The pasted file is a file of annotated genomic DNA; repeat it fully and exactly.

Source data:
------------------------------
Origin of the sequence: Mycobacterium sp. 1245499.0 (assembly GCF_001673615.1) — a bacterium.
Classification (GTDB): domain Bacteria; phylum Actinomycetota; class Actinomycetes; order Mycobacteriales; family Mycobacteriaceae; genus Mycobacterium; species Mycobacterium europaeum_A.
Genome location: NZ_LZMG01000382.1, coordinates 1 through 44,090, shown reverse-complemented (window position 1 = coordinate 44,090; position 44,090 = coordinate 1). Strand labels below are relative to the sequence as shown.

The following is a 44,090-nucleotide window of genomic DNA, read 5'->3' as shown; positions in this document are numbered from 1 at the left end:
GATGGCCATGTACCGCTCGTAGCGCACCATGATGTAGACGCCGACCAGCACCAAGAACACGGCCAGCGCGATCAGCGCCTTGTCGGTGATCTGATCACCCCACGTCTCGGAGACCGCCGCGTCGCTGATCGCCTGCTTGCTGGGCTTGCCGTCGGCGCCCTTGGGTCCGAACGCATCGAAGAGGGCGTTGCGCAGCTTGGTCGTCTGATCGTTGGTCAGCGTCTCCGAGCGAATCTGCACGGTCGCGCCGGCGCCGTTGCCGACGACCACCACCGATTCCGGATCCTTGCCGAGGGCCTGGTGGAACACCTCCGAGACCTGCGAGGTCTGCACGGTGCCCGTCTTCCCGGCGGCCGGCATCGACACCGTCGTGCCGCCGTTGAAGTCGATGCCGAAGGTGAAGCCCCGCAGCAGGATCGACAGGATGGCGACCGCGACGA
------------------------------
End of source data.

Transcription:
Origin of the sequence: Mycobacterium sp. 1245499.0 (assembly GCF_001673615.1) — a bacterium.
Classification (GTDB): domain Bacteria; phylum Actinomycetota; class Actinomycetes; order Mycobacteriales; family Mycobacteriaceae; genus Mycobacterium; species Mycobacterium europaeum_A.
Genome location: NZ_LZMG01000382.1, coordinates 1 through 44,090, shown reverse-complemented (window position 1 = coordinate 44,090; position 44,090 = coordinate 1). Strand labels below are relative to the sequence as shown.

The following is a 44,090-nucleotide window of genomic DNA, read 5'->3' as shown; positions in this document are numbered from 1 at the left end:
GATGGCCATGTACCGCTCGTAGCGCACCATGATGTAGACGCCGACCAGCACCAAGAACACGGCCAGCGCGATCAGCGCCTTGTCGGTGATCTGATCACCCCACGTCTCGGAGACCGCCGCGTCGCTGATCGCCTGCTTGCTGGGCTTGCCGTCGGCGCCCTTGGGTCCGAACGCATCGAAGAGGGCGTTGCGCAGCTTGGTCGTCTGATCGTTGGTCAGCGTCTCCGAGCGAATCTGCACGGTCGCGCCGGCGCCGTTGCCGACGACCACCACCGATTCCGGATCCTTGCCGAGGGCCTGGTGGAACACCTCCGAGACCTGCGAGGTCTGCACGGTGCCCGTCTTCCCGGCGGCCGGCATCGACACCGTCGTGCCGCCGTTGAAGTCGATGCCGAAGGTGAAGCCCCGCAGCAGGATCGACAGGATGGCGACCGCGACGA